Wednesday, May 25, 2011

Nobody Puts Internet in a Corner

I’m not sure we get it. How utterly the Internet has changed life. Maybe we can’t, because we’re right in the middle of it.

It has been compared to the invention of the printing press, and that’s fair, but I think it’s something that has affected so much, we still aren’t quite getting it. We can chase back all the creeping tendrils … how it has transformed commerce, communication, education … but we still can’t fully grasp the big picture. Perhaps, 50 years from now, sociologists can explain it. Maybe they’ll be able to sum up how small it has made the world, and yet how large in possibility. Many of the people getting married, at least the weddings I’m officiating, met via Internet. They said that the revolution would be televised, but television didn’t cause the revolution, didn’t enable it. Internet is.

Mothers are sharing breastmilk because of the internet, you can help a shopkeeper in Guatemala get a loan because of the internet. When your heart is breaking, and you feel you are weeping alone, you can tweet or Facebook or blog and a whole community weeps with you.

I remember when the Internet had been created, but the World Wide Web had not. I had a geeky boyfriend in college, and he’d show me his computer and these message boards where he connected with other geeky types. His bulky computer was in a dark corner of his apartment, and he’d check it, oh, maybe once a day. Maybe.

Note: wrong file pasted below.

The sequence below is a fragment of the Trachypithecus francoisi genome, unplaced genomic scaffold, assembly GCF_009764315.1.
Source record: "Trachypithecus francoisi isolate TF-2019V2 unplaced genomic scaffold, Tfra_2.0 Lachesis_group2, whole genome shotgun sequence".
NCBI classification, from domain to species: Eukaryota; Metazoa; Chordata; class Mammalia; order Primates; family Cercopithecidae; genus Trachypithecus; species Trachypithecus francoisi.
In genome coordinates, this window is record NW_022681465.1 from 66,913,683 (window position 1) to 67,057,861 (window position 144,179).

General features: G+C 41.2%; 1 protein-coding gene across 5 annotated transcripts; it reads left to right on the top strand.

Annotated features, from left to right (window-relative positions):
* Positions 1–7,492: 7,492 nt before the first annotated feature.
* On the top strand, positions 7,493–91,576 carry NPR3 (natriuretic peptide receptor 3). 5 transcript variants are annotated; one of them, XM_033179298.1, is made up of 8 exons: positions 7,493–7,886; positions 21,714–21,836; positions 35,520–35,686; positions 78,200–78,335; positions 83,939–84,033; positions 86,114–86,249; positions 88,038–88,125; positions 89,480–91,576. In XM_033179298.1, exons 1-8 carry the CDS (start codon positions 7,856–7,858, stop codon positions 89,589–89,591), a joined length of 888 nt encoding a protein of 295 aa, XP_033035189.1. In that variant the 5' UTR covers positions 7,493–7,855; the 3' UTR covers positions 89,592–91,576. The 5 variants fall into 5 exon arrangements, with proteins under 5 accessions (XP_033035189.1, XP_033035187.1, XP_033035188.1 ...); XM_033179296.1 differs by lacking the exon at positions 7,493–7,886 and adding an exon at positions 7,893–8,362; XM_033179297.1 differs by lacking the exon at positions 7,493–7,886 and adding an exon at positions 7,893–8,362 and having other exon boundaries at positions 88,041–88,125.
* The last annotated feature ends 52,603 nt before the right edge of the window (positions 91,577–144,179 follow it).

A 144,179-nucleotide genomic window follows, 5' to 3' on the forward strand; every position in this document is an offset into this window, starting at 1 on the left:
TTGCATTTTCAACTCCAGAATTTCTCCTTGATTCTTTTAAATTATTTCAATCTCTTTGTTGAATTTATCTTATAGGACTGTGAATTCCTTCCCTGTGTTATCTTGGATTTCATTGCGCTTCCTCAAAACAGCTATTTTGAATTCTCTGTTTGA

How many of our churches are still acting as if that is the Internet? Something people keep in a corner and maybe check once a day. So you should have a church website, with your address and service times, you know.

My kids have a book on the human body with thick, transparent pages so you can see all the different “layers” of the body. The circulatory system. The nervous system.

The Internet has added another layer, another dimension, if you will, to life. It’s not something separate. We pull out our smartphones without a thought, sharing where we are with others who might want to join us, checking email, popping on Twitter or Facebook to see what other friends are doing. And that’s just in the two minutes we’re standing in line to pick up movie tickets. We don’t even think anything about it. It’s simply how we are, now.

The night of that day when Gabby Giffords was shot, many of us who would be preaching the next morning posted to each other on Facebook. “Are you changing your sermon? What are you going to say?” Peacebang opened up a chatroom and we mingled there, to share both our emotions, and the ideas and materials we would use the next day. I wrote about Holly Near’s I am Willing; someone else found a youtube of it; the next day, several ministers either quoted it, or, if they had good voices, sang it. That’s just one example of the inspiration that came out of that “room” that night. Perhaps what was more powerful, though, was not the readings, or quotations, or songs that shared, but our very humanness. We gathered in community. When we left that room, we were strengthened to minister.

Oh, I could go on and on with my examples of how the Internet has changed life. But they are my experiences. Internet, like most things, is a conversion experience. Until you’ve been a part of a blogging community, or found your Tweeps, or become the person who just automatically checks Facebook several times a day, you don’t understand.